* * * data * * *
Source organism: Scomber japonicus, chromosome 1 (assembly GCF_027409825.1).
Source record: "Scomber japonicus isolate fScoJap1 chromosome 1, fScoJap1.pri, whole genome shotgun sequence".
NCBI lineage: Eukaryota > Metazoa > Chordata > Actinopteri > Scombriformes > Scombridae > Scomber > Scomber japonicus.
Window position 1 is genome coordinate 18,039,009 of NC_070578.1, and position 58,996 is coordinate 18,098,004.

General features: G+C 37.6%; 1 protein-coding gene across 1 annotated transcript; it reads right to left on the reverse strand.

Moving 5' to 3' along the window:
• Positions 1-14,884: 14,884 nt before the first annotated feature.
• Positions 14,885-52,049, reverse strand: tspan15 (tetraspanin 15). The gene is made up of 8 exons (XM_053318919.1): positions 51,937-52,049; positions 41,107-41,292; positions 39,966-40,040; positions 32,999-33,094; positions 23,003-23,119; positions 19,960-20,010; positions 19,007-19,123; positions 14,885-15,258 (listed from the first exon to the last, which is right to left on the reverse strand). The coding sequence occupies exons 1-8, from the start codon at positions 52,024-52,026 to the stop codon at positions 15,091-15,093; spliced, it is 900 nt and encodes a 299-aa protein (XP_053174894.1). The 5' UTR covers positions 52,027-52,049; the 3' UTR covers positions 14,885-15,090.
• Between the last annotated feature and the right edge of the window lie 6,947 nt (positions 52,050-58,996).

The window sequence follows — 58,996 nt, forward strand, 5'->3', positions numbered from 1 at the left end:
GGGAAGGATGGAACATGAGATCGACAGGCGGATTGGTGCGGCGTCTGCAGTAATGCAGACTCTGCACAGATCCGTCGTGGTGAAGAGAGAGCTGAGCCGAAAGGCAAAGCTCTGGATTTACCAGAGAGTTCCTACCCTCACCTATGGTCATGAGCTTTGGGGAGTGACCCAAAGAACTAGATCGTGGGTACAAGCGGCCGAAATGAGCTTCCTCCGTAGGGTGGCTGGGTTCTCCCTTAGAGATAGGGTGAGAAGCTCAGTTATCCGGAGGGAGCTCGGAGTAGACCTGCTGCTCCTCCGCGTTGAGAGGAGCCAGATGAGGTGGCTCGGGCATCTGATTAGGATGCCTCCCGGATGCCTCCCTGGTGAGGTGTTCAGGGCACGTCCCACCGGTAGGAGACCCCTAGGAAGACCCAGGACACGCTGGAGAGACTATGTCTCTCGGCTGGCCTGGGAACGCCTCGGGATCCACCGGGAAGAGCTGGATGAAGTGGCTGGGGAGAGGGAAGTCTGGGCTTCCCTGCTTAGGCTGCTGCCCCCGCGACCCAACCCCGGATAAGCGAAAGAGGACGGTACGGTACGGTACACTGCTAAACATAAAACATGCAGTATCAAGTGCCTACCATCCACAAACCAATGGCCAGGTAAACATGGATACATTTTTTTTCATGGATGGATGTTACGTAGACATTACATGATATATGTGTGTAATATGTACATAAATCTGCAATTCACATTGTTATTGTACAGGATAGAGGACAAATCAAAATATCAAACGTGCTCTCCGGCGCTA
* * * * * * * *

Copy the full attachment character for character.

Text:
Source organism: Scomber japonicus, chromosome 1 (assembly GCF_027409825.1).
Source record: "Scomber japonicus isolate fScoJap1 chromosome 1, fScoJap1.pri, whole genome shotgun sequence".
NCBI lineage: Eukaryota > Metazoa > Chordata > Actinopteri > Scombriformes > Scombridae > Scomber > Scomber japonicus.
Window position 1 is genome coordinate 18,039,009 of NC_070578.1, and position 58,996 is coordinate 18,098,004.

General features: G+C 37.6%; 1 protein-coding gene across 1 annotated transcript; it reads right to left on the reverse strand.

Moving 5' to 3' along the window:
• Positions 1-14,884: 14,884 nt before the first annotated feature.
• Positions 14,885-52,049, reverse strand: tspan15 (tetraspanin 15). The gene is made up of 8 exons (XM_053318919.1): positions 51,937-52,049; positions 41,107-41,292; positions 39,966-40,040; positions 32,999-33,094; positions 23,003-23,119; positions 19,960-20,010; positions 19,007-19,123; positions 14,885-15,258 (listed from the first exon to the last, which is right to left on the reverse strand). The coding sequence occupies exons 1-8, from the start codon at positions 52,024-52,026 to the stop codon at positions 15,091-15,093; spliced, it is 900 nt and encodes a 299-aa protein (XP_053174894.1). The 5' UTR covers positions 52,027-52,049; the 3' UTR covers positions 14,885-15,090.
• Between the last annotated feature and the right edge of the window lie 6,947 nt (positions 52,050-58,996).

The window sequence follows — 58,996 nt, forward strand, 5'->3', positions numbered from 1 at the left end:
GGGAAGGATGGAACATGAGATCGACAGGCGGATTGGTGCGGCGTCTGCAGTAATGCAGACTCTGCACAGATCCGTCGTGGTGAAGAGAGAGCTGAGCCGAAAGGCAAAGCTCTGGATTTACCAGAGAGTTCCTACCCTCACCTATGGTCATGAGCTTTGGGGAGTGACCCAAAGAACTAGATCGTGGGTACAAGCGGCCGAAATGAGCTTCCTCCGTAGGGTGGCTGGGTTCTCCCTTAGAGATAGGGTGAGAAGCTCAGTTATCCGGAGGGAGCTCGGAGTAGACCTGCTGCTCCTCCGCGTTGAGAGGAGCCAGATGAGGTGGCTCGGGCATCTGATTAGGATGCCTCCCGGATGCCTCCCTGGTGAGGTGTTCAGGGCACGTCCCACCGGTAGGAGACCCCTAGGAAGACCCAGGACACGCTGGAGAGACTATGTCTCTCGGCTGGCCTGGGAACGCCTCGGGATCCACCGGGAAGAGCTGGATGAAGTGGCTGGGGAGAGGGAAGTCTGGGCTTCCCTGCTTAGGCTGCTGCCCCCGCGACCCAACCCCGGATAAGCGAAAGAGGACGGTACGGTACGGTACACTGCTAAACATAAAACATGCAGTATCAAGTGCCTACCATCCACAAACCAATGGCCAGGTAAACATGGATACATTTTTTTTCATGGATGGATGTTACGTAGACATTACATGATATATGTGTGTAATATGTACATAAATCTGCAATTCACATTGTTATTGTACAGGATAGAGGACAAATCAAAATATCAAACGTGCTCTCCGGCGCTA